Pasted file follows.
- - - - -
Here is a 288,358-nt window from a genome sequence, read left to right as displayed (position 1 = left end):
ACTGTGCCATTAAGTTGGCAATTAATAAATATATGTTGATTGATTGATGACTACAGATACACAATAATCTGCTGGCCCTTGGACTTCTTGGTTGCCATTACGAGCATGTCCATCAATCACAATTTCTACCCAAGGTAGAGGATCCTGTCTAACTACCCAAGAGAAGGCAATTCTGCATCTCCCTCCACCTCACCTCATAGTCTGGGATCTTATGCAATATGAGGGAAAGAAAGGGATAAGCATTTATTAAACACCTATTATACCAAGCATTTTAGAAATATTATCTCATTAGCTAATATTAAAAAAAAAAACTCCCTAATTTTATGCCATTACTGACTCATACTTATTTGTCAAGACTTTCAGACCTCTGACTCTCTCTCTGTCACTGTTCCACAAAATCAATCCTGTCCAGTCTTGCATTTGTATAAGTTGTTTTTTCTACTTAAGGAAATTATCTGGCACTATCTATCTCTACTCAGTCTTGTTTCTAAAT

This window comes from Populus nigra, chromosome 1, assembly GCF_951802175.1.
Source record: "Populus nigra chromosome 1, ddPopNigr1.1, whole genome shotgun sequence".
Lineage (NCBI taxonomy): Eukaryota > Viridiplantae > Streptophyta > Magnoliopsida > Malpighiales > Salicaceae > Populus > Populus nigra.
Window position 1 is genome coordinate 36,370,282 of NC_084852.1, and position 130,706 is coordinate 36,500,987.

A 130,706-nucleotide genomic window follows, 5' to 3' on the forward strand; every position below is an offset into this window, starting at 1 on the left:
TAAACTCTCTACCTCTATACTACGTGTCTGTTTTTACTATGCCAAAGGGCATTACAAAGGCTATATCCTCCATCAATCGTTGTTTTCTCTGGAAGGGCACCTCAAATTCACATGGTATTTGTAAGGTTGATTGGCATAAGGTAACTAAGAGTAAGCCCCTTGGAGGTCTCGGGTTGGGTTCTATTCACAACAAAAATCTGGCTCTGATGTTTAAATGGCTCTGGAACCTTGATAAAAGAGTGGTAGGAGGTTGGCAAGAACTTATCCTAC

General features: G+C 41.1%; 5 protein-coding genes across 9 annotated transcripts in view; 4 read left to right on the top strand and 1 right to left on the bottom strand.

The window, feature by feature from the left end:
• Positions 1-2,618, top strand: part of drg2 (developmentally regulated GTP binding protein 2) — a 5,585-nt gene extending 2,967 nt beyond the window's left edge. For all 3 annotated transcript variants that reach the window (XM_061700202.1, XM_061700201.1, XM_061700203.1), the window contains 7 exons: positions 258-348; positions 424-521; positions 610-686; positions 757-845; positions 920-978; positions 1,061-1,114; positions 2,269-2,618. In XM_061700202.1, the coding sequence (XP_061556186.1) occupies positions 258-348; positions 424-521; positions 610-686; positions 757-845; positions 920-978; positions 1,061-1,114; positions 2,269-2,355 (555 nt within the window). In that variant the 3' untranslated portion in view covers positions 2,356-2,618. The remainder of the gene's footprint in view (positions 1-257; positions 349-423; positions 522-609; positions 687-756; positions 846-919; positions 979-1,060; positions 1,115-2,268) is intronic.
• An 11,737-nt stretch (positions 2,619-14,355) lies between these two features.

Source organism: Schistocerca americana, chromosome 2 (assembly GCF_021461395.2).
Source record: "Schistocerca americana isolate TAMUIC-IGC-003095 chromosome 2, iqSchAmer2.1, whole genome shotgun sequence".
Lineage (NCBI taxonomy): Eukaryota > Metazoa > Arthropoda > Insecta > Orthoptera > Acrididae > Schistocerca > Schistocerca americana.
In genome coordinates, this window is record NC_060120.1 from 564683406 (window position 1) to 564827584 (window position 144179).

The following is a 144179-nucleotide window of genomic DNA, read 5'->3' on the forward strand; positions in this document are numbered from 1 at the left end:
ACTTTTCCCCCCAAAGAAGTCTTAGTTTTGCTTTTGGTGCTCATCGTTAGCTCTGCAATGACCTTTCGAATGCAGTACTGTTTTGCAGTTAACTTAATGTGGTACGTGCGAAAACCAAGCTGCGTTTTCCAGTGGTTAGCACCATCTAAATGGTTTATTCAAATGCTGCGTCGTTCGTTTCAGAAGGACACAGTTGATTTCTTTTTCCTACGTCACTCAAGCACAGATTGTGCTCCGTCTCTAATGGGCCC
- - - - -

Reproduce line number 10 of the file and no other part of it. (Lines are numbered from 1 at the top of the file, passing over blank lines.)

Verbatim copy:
The window, feature by feature from the left end: